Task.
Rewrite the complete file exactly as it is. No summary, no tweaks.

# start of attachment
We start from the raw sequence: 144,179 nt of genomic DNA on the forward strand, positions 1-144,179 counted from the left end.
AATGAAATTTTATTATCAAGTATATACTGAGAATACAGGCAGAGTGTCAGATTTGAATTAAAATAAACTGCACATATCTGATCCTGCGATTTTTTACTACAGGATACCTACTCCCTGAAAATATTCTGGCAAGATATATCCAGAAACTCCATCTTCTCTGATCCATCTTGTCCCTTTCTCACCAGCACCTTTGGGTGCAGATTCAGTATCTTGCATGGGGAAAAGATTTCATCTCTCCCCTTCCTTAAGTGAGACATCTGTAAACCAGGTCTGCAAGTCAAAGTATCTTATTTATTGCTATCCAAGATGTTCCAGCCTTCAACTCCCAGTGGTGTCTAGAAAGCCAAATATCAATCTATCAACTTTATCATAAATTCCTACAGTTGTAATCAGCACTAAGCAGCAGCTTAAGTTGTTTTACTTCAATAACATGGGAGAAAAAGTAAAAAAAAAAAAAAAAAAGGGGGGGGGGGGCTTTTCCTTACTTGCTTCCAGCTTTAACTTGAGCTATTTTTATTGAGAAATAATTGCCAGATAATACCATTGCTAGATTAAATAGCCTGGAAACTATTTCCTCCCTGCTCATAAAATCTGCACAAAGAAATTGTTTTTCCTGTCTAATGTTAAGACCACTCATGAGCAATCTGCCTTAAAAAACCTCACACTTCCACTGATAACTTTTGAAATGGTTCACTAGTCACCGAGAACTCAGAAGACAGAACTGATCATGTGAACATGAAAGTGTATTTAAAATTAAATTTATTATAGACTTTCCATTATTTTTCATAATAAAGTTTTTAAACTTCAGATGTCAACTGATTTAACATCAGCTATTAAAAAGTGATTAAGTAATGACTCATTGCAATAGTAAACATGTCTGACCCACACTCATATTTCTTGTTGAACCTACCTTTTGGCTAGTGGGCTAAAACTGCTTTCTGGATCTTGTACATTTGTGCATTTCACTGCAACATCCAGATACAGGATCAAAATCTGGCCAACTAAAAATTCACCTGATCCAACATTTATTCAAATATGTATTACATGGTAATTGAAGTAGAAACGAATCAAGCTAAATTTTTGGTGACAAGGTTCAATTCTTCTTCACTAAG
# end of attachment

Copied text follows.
We start from the raw sequence: 144,179 nt of genomic DNA on the forward strand, positions 1-144,179 counted from the left end.
AATGAAATTTTATTATCAAGTATATACTGAGAATACAGGCAGAGTGTCAGATTTGAATTAAAATAAACTGCACATATCTGATCCTGCGATTTTTTACTACAGGATACCTACTCCCTGAAAATATTCTGGCAAGATATATCCAGAAACTCCATCTTCTCTGATCCATCTTGTCCCTTTCTCACCAGCACCTTTGGGTGCAGATTCAGTATCTTGCATGGGGAAAAGATTTCATCTCTCCCCTTCCTTAAGTGAGACATCTGTAAACCAGGTCTGCAAGTCAAAGTATCTTATTTATTGCTATCCAAGATGTTCCAGCCTTCAACTCCCAGTGGTGTCTAGAAAGCCAAATATCAATCTATCAACTTTATCATAAATTCCTACAGTTGTAATCAGCACTAAGCAGCAGCTTAAGTTGTTTTACTTCAATAACATGGGAGAAAAAGTAAAAAAAAAAAAAAAAAAGGGGGGGGGGGGCTTTTCCTTACTTGCTTCCAGCTTTAACTTGAGCTATTTTTATTGAGAAATAATTGCCAGATAATACCATTGCTAGATTAAATAGCCTGGAAACTATTTCCTCCCTGCTCATAAAATCTGCACAAAGAAATTGTTTTTCCTGTCTAATGTTAAGACCACTCATGAGCAATCTGCCTTAAAAAACCTCACACTTCCACTGATAACTTTTGAAATGGTTCACTAGTCACCGAGAACTCAGAAGACAGAACTGATCATGTGAACATGAAAGTGTATTTAAAATTAAATTTATTATAGACTTTCCATTATTTTTCATAATAAAGTTTTTAAACTTCAGATGTCAACTGATTTAACATCAGCTATTAAAAAGTGATTAAGTAATGACTCATTGCAATAGTAAACATGTCTGACCCACACTCATATTTCTTGTTGAACCTACCTTTTGGCTAGTGGGCTAAAACTGCTTTCTGGATCTTGTACATTTGTGCATTTCACTGCAACATCCAGATACAGGATCAAAATCTGGCCAACTAAAAATTCACCTGATCCAACATTTATTCAAATATGTATTACATGGTAATTGAAGTAGAAACGAATCAAGCTAAATTTTTGGTGACAAGGTTCAATTCTTCTTCACTAAG